“Never let him think you are smarter”

Grandmother’s advice?  Not necessarily, Maureen Dowd tells us today.  Ray Fisher, a Columbia economics prof, conducted a two-year study which led him to conclude:

It isn’t exactly that smarts were a complete turnoff for men: They preferred women whom they rated as smarter — but only up to a point … It turns out that men avoided women whom they perceived to be smarter than themselves. The same held true for measures of career ambition — a woman could be ambitious, just not more ambitious than the man considering her for a date.

… So, yes, the stereotypes appear to be true: We males are a gender of fragile egos in search of a pretty face and are threatened by brains or success that exceeds our own.

Dowd goes on to recount the recent bad news for successful, intelligent women that the NY Times has been recording, some of it covered on this blog. And the news about having a zaftig figure (big hips = smarter kids) comes as no surprise after this post.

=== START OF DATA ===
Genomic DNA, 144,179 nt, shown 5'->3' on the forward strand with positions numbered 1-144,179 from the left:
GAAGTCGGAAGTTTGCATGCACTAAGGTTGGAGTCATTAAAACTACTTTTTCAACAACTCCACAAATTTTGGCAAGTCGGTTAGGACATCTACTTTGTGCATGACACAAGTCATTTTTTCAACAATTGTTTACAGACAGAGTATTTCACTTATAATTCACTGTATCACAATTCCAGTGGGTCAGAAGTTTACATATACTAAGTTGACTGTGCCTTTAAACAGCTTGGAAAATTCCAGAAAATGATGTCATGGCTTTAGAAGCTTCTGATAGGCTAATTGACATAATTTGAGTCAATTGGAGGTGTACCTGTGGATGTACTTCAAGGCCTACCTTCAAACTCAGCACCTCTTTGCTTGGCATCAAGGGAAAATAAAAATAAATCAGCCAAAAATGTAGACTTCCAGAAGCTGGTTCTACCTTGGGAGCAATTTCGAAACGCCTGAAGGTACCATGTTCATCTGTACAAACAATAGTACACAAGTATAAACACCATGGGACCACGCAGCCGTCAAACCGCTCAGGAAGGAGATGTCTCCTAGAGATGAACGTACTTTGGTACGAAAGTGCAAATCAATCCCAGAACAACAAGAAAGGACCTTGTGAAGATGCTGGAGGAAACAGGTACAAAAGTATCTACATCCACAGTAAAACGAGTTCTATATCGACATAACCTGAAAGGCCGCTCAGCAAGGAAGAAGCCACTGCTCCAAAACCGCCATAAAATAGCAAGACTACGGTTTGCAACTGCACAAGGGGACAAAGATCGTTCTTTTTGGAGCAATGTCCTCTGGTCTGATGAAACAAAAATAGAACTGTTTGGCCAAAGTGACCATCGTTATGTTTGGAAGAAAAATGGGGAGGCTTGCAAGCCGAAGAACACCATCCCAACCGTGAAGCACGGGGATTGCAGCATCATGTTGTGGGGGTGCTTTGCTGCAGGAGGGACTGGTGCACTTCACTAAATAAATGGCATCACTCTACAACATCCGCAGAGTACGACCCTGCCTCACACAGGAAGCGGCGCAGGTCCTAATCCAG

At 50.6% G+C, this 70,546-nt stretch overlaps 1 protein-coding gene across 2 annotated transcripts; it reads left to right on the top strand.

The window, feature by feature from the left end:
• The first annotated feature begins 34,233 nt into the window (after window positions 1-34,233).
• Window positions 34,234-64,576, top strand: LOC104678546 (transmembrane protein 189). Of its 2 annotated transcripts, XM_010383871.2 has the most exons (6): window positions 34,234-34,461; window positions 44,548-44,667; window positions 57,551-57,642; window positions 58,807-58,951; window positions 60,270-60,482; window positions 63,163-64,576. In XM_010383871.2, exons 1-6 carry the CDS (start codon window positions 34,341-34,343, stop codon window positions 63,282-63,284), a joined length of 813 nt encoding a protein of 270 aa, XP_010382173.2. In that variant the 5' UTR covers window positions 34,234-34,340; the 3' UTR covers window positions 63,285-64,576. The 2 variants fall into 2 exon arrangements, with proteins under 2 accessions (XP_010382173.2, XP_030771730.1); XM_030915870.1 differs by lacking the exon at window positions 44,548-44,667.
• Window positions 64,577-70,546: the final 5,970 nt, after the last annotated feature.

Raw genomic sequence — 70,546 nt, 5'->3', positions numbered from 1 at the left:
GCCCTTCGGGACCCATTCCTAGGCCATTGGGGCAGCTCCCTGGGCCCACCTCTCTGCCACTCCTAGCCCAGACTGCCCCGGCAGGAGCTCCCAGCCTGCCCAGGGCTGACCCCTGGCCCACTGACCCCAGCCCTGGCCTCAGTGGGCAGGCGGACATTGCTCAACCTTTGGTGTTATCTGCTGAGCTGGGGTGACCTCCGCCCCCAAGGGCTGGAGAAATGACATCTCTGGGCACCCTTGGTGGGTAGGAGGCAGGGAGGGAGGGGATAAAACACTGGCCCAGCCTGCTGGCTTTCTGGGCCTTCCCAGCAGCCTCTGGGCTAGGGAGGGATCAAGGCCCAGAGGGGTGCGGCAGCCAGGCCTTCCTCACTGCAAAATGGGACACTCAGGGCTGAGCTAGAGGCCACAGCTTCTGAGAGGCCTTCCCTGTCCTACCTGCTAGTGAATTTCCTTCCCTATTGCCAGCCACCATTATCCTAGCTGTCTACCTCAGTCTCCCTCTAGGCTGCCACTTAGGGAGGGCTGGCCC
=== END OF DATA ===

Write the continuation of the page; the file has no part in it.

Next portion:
One has to wonder how one’s very bright friends ever ‘find a man.’  Hmmmmm.

4 thoughts on ““Never let him think you are smarter”

  1. Of the guys I know, brightness would be strongly correlated with “not dating”. Maybe bright people just make for more demanding partners.

  2. Heh. I had a post related to this back in January, about what sorts of conclusions we can draw from anecdotal evidence that (as Pelle Carlberg puts it) “clever boys like clever girls more than clever girls like clever boys.”

    The claim that there’s an imbalance in how heterosexual men and women value intelligence in dating relationships doesn’t strike me as nearly as ridiculous as some of the other claims that Dowd makes here — zaftig figures, etc. It’s at least interesting to see what looks like empirical evidence supporting the anecdotal evidence I talk about in my post back in January.

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